I think you’ll find a lot of sympathetic ears here. The Forum in particular tends to attract quite a diverse group of participants. We have a small group of atheists that interact regularly here, some former atheists, and nearly every stripe of Christian you can think of (with the exception of the Amish! ). While there are heated debates over atheist-Christian topics, I think they are usually respectful, though honestly I don’t always read those threads.
In principle, Christians should have no problem “finding something of value” in the beliefs of others, because we all as humans have some reflection, albeit sin-tarnished, of the image of God in us. So long as this does not mean capitulating that all faiths (and non-faiths) are equally valid or that other books are divinely inspired and authoritative over our lives, there is nothing heterodox in appreciating someone else’s beliefs.
As far as “respecting each other’s choice in the matter,” of course we must respect others’ choices to believe as they do. It should be self-evident that we cannot force people to believe differently than they do. We can make a winsome case, of course, and it will be all the more winsome if we are respectful as we do so, but at the end of the day if the case fails to convince, we are compelled to love and embrace the person, including respecting the fact that they have chosen to believe as they do.
If you look around here (as it seems you’ve done a bit of already!), I think you’ll find that there are plenty of discussions here that are only tangentially related to the core mission of BioLogos, and within certain bounds, the moderators have deemed that that’s okay. If it wanders off into politics or hot-button topics, they will usually rein it in (rightly so). But I think the community here sees value particularly in discussing issues at the nexus of atheism, Christianity, scripture, faith and reason.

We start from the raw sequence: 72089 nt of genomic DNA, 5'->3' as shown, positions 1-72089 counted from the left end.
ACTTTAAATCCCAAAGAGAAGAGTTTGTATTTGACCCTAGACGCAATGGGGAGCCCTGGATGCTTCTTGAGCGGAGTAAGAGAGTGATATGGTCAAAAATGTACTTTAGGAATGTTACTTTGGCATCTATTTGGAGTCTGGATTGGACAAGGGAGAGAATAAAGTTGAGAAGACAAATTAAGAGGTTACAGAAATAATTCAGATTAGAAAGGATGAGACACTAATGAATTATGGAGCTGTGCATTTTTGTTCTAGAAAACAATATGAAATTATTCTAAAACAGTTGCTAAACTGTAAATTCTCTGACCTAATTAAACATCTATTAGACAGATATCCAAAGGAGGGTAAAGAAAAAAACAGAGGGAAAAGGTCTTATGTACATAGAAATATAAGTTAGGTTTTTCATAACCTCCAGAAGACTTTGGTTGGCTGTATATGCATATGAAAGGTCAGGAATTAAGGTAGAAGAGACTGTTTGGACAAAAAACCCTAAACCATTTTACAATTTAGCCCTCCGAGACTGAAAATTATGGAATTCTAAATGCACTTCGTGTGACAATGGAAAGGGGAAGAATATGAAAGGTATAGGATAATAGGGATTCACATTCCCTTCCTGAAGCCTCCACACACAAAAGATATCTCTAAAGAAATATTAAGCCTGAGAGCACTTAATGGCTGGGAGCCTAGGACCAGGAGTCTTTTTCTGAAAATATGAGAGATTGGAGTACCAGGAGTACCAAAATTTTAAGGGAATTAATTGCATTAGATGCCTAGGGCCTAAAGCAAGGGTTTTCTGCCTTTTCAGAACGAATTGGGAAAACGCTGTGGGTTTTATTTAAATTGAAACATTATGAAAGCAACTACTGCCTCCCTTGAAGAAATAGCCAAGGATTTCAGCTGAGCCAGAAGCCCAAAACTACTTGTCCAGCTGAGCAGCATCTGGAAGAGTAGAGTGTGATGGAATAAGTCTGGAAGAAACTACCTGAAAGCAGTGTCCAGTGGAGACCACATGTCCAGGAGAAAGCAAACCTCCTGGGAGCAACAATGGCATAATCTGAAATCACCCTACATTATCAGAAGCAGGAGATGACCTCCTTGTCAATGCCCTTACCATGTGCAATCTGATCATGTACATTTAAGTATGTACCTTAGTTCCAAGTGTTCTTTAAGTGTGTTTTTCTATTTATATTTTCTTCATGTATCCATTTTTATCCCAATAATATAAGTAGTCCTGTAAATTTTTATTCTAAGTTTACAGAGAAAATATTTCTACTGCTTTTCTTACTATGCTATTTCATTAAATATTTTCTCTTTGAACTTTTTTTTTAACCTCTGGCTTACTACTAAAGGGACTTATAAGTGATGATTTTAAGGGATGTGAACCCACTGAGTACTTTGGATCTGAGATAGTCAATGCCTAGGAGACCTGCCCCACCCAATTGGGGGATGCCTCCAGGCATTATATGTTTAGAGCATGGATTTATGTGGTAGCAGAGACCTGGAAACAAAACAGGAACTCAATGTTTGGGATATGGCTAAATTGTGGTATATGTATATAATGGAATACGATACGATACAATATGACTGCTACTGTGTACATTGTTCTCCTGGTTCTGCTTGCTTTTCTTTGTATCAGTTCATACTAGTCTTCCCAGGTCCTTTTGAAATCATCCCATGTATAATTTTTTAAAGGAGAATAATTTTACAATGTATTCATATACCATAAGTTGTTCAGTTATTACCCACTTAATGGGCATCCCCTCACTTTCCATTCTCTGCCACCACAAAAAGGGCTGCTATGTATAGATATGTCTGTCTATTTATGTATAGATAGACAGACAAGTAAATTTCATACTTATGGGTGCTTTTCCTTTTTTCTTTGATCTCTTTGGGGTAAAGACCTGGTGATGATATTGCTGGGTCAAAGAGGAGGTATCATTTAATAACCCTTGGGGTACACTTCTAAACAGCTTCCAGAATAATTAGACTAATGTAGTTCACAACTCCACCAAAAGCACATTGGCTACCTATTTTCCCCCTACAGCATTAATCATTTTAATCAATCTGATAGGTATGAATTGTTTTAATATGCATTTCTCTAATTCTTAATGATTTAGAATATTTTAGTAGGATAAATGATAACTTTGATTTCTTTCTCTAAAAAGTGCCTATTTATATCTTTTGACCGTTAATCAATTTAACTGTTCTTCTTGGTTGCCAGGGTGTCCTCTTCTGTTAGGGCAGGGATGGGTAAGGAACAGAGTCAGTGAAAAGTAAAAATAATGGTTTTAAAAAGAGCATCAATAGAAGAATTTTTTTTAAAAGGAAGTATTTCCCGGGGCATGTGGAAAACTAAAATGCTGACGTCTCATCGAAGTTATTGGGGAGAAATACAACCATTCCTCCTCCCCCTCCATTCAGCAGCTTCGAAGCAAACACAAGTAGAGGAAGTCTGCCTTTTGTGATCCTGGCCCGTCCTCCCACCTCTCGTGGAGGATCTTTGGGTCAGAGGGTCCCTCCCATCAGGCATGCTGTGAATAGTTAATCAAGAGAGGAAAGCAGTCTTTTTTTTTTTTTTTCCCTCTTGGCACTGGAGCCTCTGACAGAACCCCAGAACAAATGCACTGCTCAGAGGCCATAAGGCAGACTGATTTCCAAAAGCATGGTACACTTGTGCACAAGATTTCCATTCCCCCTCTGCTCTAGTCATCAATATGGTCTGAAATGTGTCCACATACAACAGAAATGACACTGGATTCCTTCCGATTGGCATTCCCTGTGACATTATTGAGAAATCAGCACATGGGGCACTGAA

I imagine this is because some people who gravitate toward the Forum are genuinely wrestling with these issues and trying to find their way to what they see as an intellectually satisfying faith, and there is a pastoral desire to see these people through as best we all can, within reason.
And it’s good to have atheists with us here for such topics in this place of gracious dialogue, because they can offer gentle pushback and different perspective when needed, and help keep us from falling into the trap of caricaturing the “other.” Several times, when visitors have said something about what unbelievers or atheists would think of such and such, I say, well, instead of guessing what they think, why don’t we just ask them, since they’re here? And I tag our atheist regulars in my response. I think we all appreciate this aspect of not being in a hermetically sealed echo chamber here.
Anyway, here I am making another far-too-long response here. Did you have any other comments on the substance of my previous response?